STATEMENT FROM GROW NY FARMS IN REACTION TO NEW LEGISLATION IMPACTING NEW YORK’S AGRICULTURAL COMMUNITY AND ITS FARMWORKERS
Late last night, newly framed legislation (Assembly Bill No. 8419 and Senate No. 6578) impacting New York’s agricultural community and working conditions on farms across the state was introduced.
We appreciate that the legislation reflects an effort to find common ground among a diversity of opinion expressed by stakeholders while on site tours, at policy roundtables and during legislative hearings. We are grateful that many voices, including farmers and farmworkers alike, expressed their concerns about the long-term viability and sustainability of farms, orchards and dairies. And, appreciate the engaged and active role of sponsors, committee chairs and other interested legislators.
Grow NY Farms recognizes the contribution made by farmers and farmworkers. However, we still have some concerns with the revised bill language that we hope will be addressed. One issue includes mandated overtime on a seventh consecutive day of work. This provision would inevitably force a 60-hour work week to be applied over six days and will not meet the legislative intent of providing reasonable and predictable wages, especially when weather patterns often dictate work schedules. Farmers will be forced to impose a mandatory day of rest thus decreasing the number of hours farm workers would like to work. Farm workers will choose to seek a second agricultural job or pursue opportunities in other states.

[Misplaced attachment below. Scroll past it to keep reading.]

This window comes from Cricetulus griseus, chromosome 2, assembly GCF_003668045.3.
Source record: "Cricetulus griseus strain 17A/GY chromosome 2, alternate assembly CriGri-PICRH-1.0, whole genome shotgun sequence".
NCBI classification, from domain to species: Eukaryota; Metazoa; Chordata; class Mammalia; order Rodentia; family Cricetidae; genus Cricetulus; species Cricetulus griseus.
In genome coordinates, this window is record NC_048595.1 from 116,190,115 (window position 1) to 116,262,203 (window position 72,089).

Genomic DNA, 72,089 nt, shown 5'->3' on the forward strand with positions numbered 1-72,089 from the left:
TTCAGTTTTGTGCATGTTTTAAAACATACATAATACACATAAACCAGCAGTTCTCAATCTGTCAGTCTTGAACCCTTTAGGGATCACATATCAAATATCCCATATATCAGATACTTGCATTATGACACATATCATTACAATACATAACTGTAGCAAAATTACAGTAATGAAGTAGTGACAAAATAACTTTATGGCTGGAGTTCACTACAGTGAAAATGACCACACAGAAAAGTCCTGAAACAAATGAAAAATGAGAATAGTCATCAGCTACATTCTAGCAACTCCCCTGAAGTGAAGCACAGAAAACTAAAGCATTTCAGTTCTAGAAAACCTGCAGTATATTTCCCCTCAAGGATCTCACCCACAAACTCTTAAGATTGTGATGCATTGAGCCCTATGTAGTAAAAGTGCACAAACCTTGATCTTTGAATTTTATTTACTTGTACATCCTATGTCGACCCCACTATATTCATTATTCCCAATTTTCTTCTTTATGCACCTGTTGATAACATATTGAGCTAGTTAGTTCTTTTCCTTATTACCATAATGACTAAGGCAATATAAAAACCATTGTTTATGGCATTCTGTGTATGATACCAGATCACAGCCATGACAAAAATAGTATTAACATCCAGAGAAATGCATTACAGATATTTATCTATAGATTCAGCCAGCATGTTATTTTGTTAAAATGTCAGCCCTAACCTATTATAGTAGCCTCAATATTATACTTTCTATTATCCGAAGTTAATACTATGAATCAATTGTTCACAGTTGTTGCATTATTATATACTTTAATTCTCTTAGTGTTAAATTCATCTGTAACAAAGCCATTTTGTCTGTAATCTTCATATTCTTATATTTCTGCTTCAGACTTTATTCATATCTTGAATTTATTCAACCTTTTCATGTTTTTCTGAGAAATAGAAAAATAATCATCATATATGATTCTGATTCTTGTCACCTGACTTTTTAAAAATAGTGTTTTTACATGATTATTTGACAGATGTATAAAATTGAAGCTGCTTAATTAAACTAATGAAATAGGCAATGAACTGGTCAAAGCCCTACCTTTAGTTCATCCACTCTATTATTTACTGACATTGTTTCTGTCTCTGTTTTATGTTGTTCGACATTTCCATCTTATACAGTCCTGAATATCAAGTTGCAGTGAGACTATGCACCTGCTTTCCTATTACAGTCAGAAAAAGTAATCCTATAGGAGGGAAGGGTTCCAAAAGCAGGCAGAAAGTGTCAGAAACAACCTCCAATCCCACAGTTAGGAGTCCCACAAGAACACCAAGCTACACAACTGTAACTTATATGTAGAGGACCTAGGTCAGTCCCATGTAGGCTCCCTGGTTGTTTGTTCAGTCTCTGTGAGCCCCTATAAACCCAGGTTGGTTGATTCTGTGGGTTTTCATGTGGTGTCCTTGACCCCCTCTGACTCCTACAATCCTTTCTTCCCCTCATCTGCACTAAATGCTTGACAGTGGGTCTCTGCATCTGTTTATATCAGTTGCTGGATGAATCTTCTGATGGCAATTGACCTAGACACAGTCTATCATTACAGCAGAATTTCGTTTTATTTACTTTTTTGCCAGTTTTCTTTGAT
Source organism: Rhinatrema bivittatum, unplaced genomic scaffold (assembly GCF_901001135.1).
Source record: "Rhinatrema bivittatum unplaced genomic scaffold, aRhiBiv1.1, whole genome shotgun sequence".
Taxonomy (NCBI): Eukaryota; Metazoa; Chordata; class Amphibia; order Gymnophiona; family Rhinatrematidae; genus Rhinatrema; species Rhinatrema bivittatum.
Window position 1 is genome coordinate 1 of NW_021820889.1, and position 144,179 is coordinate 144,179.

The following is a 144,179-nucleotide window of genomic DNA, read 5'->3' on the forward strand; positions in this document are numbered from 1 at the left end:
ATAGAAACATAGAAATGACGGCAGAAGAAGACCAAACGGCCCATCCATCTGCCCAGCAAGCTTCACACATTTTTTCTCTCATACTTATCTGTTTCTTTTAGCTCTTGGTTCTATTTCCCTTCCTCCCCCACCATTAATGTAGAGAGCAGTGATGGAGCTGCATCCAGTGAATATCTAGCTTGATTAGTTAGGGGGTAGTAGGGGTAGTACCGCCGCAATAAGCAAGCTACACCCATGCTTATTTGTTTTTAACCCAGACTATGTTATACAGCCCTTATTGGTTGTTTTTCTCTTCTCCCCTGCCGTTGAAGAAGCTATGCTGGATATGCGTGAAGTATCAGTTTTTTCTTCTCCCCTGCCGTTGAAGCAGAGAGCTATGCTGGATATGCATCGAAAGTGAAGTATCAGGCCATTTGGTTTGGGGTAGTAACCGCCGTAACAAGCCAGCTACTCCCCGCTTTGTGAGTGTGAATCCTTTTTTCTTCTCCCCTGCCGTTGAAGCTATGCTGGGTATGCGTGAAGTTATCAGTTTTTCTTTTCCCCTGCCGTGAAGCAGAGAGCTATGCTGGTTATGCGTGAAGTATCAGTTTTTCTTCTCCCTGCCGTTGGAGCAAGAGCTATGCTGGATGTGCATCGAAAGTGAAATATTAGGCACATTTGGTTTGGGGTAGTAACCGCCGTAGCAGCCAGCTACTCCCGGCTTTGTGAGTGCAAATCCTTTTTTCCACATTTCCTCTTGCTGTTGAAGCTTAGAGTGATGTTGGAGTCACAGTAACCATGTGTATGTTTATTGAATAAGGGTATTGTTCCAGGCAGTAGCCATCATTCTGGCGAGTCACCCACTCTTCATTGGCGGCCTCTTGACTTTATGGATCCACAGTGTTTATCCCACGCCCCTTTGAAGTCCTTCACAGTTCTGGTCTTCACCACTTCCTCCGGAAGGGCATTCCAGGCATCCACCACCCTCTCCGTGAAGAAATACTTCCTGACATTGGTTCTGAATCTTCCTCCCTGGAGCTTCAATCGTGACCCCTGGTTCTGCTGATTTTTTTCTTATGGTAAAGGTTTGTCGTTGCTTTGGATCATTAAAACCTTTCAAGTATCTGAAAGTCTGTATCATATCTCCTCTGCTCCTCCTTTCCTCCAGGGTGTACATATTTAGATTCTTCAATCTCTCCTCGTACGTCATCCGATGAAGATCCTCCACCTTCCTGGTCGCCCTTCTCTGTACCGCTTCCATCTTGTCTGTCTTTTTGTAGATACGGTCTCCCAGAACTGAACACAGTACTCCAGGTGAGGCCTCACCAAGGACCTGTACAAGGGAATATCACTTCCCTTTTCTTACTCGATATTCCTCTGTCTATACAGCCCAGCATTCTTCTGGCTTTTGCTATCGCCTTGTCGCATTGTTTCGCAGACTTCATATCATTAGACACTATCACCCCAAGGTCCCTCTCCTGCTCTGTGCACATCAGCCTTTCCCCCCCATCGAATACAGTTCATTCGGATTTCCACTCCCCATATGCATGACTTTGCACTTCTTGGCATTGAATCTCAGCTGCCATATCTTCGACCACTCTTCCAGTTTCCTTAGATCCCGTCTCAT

Second, the legislation is too limiting in its definition of family members that would be exempt from statutory requirements. Today, the consolidation of farms among extended families, including nephews, nieces and cousins, is a simple reality within New York agriculture.
Third, it is recommended that the wage board be expanded to include additional voices from within New York’s agricultural community – including the commissioner of its Department of Agriculture and Markets. Additionally, the authority and compressed timing of the wage board’s activities are problematic. The wage board would have to convene to review the overtime threshold before one growing season could even begin under the new law.
Fourth, collective bargaining rules should be fair for farmworkers and farmers. Secret ballot elections and reasonable time frames for resolving disputes are reasonable and appropriate.
It is estimated that agriculture generates nearly $4.8 billion in annual revenue. Considering the impact on consumers, local economies, farmers and farm workers, we encourage lawmakers and the governor to address these important issues.
Grow NY Farms represents a coalition of more than 50 New York-based farms, local businesses and organizations. To learn more, visit www.GrowNYFarms.